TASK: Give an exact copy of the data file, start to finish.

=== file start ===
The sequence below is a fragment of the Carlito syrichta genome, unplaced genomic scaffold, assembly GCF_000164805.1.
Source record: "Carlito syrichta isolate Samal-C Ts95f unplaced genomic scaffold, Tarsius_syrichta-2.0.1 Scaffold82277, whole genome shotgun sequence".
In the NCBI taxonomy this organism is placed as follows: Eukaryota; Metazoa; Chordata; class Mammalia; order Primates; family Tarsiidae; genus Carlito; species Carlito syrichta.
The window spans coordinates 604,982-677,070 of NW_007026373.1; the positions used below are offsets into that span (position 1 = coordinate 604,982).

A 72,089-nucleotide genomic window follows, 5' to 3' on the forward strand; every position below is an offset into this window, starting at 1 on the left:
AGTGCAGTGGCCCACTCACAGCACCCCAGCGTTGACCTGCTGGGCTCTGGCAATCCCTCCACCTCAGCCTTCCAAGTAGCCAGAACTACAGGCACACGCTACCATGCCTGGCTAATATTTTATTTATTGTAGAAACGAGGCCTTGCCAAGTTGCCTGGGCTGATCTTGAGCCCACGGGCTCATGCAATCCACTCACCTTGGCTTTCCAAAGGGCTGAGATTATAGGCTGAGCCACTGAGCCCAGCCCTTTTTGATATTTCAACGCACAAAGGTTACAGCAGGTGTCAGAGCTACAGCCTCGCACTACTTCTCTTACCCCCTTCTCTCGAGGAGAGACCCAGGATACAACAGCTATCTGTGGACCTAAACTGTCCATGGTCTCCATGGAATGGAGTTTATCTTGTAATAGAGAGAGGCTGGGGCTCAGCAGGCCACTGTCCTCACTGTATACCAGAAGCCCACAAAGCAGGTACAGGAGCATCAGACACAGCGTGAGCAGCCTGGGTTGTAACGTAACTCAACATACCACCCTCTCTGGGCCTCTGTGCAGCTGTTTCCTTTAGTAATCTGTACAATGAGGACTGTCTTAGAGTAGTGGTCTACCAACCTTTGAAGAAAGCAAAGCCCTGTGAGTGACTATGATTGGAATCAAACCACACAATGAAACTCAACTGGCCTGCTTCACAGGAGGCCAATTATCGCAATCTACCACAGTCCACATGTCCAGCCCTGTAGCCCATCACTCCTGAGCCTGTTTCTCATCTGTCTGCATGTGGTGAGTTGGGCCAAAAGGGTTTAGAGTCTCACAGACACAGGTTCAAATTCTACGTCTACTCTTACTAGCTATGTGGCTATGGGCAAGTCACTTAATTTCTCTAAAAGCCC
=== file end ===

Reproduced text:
The sequence below is a fragment of the Carlito syrichta genome, unplaced genomic scaffold, assembly GCF_000164805.1.
Source record: "Carlito syrichta isolate Samal-C Ts95f unplaced genomic scaffold, Tarsius_syrichta-2.0.1 Scaffold82277, whole genome shotgun sequence".
In the NCBI taxonomy this organism is placed as follows: Eukaryota; Metazoa; Chordata; class Mammalia; order Primates; family Tarsiidae; genus Carlito; species Carlito syrichta.
The window spans coordinates 604,982-677,070 of NW_007026373.1; the positions used below are offsets into that span (position 1 = coordinate 604,982).

A 72,089-nucleotide genomic window follows, 5' to 3' on the forward strand; every position below is an offset into this window, starting at 1 on the left:
AGTGCAGTGGCCCACTCACAGCACCCCAGCGTTGACCTGCTGGGCTCTGGCAATCCCTCCACCTCAGCCTTCCAAGTAGCCAGAACTACAGGCACACGCTACCATGCCTGGCTAATATTTTATTTATTGTAGAAACGAGGCCTTGCCAAGTTGCCTGGGCTGATCTTGAGCCCACGGGCTCATGCAATCCACTCACCTTGGCTTTCCAAAGGGCTGAGATTATAGGCTGAGCCACTGAGCCCAGCCCTTTTTGATATTTCAACGCACAAAGGTTACAGCAGGTGTCAGAGCTACAGCCTCGCACTACTTCTCTTACCCCCTTCTCTCGAGGAGAGACCCAGGATACAACAGCTATCTGTGGACCTAAACTGTCCATGGTCTCCATGGAATGGAGTTTATCTTGTAATAGAGAGAGGCTGGGGCTCAGCAGGCCACTGTCCTCACTGTATACCAGAAGCCCACAAAGCAGGTACAGGAGCATCAGACACAGCGTGAGCAGCCTGGGTTGTAACGTAACTCAACATACCACCCTCTCTGGGCCTCTGTGCAGCTGTTTCCTTTAGTAATCTGTACAATGAGGACTGTCTTAGAGTAGTGGTCTACCAACCTTTGAAGAAAGCAAAGCCCTGTGAGTGACTATGATTGGAATCAAACCACACAATGAAACTCAACTGGCCTGCTTCACAGGAGGCCAATTATCGCAATCTACCACAGTCCACATGTCCAGCCCTGTAGCCCATCACTCCTGAGCCTGTTTCTCATCTGTCTGCATGTGGTGAGTTGGGCCAAAAGGGTTTAGAGTCTCACAGACACAGGTTCAAATTCTACGTCTACTCTTACTAGCTATGTGGCTATGGGCAAGTCACTTAATTTCTCTAAAAGCCC